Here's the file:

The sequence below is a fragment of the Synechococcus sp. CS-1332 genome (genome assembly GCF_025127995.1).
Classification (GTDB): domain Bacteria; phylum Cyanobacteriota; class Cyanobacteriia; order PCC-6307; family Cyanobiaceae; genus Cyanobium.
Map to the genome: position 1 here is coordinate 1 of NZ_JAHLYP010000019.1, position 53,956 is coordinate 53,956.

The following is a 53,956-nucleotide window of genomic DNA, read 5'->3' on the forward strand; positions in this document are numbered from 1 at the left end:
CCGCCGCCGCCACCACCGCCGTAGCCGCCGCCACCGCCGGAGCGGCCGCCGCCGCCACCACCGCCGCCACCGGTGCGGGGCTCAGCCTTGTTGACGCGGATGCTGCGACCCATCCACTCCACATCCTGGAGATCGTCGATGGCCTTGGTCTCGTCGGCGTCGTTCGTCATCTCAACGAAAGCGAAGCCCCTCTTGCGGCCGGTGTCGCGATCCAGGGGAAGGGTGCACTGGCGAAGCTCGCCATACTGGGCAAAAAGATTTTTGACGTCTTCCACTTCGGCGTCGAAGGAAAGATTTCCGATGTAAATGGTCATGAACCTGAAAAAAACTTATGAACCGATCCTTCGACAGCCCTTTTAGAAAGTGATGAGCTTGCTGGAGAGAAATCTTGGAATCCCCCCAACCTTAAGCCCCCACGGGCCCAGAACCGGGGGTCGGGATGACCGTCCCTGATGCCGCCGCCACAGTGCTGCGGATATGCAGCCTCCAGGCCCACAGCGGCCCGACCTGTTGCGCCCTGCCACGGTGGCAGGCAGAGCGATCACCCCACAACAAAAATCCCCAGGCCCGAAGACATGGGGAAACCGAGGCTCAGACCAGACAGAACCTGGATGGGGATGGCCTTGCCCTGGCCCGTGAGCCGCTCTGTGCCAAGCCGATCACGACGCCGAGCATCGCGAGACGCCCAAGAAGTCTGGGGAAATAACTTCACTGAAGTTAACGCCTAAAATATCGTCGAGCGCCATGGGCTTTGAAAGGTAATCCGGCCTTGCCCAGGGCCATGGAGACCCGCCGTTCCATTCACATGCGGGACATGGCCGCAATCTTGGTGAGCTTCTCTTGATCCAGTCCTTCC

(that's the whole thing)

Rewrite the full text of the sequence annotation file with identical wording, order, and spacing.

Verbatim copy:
The sequence below is a fragment of the Synechococcus sp. CS-1332 genome (genome assembly GCF_025127995.1).
Classification (GTDB): domain Bacteria; phylum Cyanobacteriota; class Cyanobacteriia; order PCC-6307; family Cyanobiaceae; genus Cyanobium.
Map to the genome: position 1 here is coordinate 1 of NZ_JAHLYP010000019.1, position 53,956 is coordinate 53,956.

The following is a 53,956-nucleotide window of genomic DNA, read 5'->3' on the forward strand; positions in this document are numbered from 1 at the left end:
CCGCCGCCGCCACCACCGCCGTAGCCGCCGCCACCGCCGGAGCGGCCGCCGCCGCCACCACCGCCGCCACCGGTGCGGGGCTCAGCCTTGTTGACGCGGATGCTGCGACCCATCCACTCCACATCCTGGAGATCGTCGATGGCCTTGGTCTCGTCGGCGTCGTTCGTCATCTCAACGAAAGCGAAGCCCCTCTTGCGGCCGGTGTCGCGATCCAGGGGAAGGGTGCACTGGCGAAGCTCGCCATACTGGGCAAAAAGATTTTTGACGTCTTCCACTTCGGCGTCGAAGGAAAGATTTCCGATGTAAATGGTCATGAACCTGAAAAAAACTTATGAACCGATCCTTCGACAGCCCTTTTAGAAAGTGATGAGCTTGCTGGAGAGAAATCTTGGAATCCCCCCAACCTTAAGCCCCCACGGGCCCAGAACCGGGGGTCGGGATGACCGTCCCTGATGCCGCCGCCACAGTGCTGCGGATATGCAGCCTCCAGGCCCACAGCGGCCCGACCTGTTGCGCCCTGCCACGGTGGCAGGCAGAGCGATCACCCCACAACAAAAATCCCCAGGCCCGAAGACATGGGGAAACCGAGGCTCAGACCAGACAGAACCTGGATGGGGATGGCCTTGCCCTGGCCCGTGAGCCGCTCTGTGCCAAGCCGATCACGACGCCGAGCATCGCGAGACGCCCAAGAAGTCTGGGGAAATAACTTCACTGAAGTTAACGCCTAAAATATCGTCGAGCGCCATGGGCTTTGAAAGGTAATCCGGCCTTGCCCAGGGCCATGGAGACCCGCCGTTCCATTCACATGCGGGACATGGCCGCAATCTTGGTGAGCTTCTCTTGATCCAGTCCTTCC